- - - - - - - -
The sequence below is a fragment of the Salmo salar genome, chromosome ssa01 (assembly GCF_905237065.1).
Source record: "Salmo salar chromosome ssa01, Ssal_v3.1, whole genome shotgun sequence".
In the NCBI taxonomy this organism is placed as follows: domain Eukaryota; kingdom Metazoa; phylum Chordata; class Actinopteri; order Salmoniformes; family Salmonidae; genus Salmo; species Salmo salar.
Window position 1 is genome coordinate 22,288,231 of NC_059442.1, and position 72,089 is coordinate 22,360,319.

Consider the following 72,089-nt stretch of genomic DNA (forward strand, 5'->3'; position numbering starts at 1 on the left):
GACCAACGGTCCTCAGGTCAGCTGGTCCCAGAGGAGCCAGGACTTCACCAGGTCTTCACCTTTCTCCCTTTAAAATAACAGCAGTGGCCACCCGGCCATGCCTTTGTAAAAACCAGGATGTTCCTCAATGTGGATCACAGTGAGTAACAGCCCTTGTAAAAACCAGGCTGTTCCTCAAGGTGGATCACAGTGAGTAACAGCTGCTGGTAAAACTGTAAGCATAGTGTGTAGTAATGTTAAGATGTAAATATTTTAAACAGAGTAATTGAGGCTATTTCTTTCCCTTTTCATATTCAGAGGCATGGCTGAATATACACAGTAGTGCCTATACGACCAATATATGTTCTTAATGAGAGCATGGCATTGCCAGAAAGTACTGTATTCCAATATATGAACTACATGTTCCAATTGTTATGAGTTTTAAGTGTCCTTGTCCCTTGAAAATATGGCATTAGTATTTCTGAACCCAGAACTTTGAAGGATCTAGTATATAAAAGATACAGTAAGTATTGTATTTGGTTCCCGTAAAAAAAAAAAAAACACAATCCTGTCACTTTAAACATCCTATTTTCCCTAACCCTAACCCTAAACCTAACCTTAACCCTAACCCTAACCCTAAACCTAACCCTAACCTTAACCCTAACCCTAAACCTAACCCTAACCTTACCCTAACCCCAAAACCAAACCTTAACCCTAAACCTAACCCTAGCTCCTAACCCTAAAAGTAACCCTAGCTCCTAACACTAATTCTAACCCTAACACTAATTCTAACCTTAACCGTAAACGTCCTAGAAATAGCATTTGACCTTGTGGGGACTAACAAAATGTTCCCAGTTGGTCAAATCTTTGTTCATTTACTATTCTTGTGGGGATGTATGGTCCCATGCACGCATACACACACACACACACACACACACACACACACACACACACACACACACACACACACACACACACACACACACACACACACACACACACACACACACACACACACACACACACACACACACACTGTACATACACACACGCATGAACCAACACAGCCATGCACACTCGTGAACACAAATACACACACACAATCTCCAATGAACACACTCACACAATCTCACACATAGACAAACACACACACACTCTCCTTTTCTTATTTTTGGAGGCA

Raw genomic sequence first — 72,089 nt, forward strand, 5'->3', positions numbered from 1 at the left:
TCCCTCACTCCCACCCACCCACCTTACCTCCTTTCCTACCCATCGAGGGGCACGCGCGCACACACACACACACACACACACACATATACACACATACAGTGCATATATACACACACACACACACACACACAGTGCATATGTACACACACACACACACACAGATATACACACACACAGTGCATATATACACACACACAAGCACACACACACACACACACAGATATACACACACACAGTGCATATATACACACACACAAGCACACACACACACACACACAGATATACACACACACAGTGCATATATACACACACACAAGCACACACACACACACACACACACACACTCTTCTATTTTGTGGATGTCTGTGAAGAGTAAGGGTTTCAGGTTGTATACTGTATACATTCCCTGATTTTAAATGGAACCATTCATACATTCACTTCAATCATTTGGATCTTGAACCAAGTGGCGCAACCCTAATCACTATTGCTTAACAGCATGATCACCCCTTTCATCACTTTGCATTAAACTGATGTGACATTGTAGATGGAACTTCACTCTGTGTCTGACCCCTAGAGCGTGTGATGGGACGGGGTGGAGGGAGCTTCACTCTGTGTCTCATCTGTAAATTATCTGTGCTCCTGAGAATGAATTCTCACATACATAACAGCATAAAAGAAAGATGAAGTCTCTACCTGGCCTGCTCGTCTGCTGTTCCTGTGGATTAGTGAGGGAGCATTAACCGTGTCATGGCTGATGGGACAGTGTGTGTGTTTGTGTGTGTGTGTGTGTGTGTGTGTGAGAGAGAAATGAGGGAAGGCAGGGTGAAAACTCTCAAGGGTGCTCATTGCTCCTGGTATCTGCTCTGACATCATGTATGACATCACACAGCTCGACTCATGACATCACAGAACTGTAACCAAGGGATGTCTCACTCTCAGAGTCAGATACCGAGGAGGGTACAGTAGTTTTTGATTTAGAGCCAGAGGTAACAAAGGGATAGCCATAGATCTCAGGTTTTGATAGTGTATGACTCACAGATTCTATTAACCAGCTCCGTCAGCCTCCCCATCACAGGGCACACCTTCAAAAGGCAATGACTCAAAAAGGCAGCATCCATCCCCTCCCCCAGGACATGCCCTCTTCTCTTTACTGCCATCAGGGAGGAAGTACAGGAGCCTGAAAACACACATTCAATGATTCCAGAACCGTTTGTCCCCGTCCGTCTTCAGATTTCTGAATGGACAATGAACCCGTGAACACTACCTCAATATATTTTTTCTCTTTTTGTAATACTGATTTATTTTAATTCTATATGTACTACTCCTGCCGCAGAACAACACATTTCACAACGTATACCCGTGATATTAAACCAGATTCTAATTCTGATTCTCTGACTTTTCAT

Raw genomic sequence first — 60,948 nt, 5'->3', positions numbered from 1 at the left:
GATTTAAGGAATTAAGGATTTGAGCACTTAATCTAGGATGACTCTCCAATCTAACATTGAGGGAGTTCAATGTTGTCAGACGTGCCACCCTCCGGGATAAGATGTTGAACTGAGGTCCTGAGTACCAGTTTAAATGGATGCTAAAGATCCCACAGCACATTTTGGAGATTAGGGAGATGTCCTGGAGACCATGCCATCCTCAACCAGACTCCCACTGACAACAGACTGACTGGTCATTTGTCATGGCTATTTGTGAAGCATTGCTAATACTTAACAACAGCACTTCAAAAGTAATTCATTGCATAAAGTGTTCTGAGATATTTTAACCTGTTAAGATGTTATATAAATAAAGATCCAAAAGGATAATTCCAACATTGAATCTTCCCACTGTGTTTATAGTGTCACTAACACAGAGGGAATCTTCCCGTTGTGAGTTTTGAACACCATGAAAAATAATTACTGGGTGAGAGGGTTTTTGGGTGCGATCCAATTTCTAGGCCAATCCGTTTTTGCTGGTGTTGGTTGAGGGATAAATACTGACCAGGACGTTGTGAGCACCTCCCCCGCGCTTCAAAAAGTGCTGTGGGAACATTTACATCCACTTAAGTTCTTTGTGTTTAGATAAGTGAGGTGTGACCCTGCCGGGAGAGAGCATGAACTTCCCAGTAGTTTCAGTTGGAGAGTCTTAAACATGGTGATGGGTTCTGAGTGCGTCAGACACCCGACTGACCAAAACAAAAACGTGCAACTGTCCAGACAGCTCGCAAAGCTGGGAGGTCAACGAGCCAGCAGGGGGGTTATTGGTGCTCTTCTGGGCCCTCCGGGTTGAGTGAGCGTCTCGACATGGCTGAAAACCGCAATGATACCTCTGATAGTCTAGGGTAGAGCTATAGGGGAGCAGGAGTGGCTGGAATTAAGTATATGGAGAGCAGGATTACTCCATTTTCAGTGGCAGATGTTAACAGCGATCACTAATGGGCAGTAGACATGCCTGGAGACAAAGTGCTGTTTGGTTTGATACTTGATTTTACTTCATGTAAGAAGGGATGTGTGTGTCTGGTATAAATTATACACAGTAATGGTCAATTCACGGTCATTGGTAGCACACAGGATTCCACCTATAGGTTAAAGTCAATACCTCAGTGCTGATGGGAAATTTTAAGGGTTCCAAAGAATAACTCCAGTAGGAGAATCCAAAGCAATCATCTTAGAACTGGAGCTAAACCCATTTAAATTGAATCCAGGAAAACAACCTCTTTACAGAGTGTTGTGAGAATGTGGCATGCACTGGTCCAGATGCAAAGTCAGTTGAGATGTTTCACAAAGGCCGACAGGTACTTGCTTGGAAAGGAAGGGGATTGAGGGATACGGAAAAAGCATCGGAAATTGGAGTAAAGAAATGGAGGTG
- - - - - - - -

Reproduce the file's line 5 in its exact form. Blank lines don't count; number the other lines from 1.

Consider the following 72,089-nt stretch of genomic DNA (forward strand, 5'->3'; position numbering starts at 1 on the left):